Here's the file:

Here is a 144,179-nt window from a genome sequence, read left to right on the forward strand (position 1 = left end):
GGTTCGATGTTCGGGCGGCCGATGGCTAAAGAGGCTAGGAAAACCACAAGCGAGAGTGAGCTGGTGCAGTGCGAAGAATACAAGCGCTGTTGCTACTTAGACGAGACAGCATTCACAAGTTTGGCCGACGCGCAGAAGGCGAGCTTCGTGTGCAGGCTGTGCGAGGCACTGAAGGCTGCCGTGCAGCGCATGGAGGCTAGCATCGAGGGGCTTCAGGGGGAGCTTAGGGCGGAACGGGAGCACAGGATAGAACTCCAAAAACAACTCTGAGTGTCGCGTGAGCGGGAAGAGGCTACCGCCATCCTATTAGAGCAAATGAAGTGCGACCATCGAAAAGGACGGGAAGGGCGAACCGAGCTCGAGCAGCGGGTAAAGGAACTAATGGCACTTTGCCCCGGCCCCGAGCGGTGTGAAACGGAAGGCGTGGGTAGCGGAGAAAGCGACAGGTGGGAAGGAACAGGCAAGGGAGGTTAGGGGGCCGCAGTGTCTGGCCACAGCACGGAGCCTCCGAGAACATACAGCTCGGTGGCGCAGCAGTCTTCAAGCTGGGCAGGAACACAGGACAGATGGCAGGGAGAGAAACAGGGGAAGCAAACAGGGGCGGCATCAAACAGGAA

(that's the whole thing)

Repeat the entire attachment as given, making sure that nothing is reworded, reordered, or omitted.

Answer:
Here is a 144,179-nt window from a genome sequence, read left to right on the forward strand (position 1 = left end):
GGTTCGATGTTCGGGCGGCCGATGGCTAAAGAGGCTAGGAAAACCACAAGCGAGAGTGAGCTGGTGCAGTGCGAAGAATACAAGCGCTGTTGCTACTTAGACGAGACAGCATTCACAAGTTTGGCCGACGCGCAGAAGGCGAGCTTCGTGTGCAGGCTGTGCGAGGCACTGAAGGCTGCCGTGCAGCGCATGGAGGCTAGCATCGAGGGGCTTCAGGGGGAGCTTAGGGCGGAACGGGAGCACAGGATAGAACTCCAAAAACAACTCTGAGTGTCGCGTGAGCGGGAAGAGGCTACCGCCATCCTATTAGAGCAAATGAAGTGCGACCATCGAAAAGGACGGGAAGGGCGAACCGAGCTCGAGCAGCGGGTAAAGGAACTAATGGCACTTTGCCCCGGCCCCGAGCGGTGTGAAACGGAAGGCGTGGGTAGCGGAGAAAGCGACAGGTGGGAAGGAACAGGCAAGGGAGGTTAGGGGGCCGCAGTGTCTGGCCACAGCACGGAGCCTCCGAGAACATACAGCTCGGTGGCGCAGCAGTCTTCAAGCTGGGCAGGAACACAGGACAGATGGCAGGGAGAGAAACAGGGGAAGCAAACAGGGGCGGCATCAAACAGGAA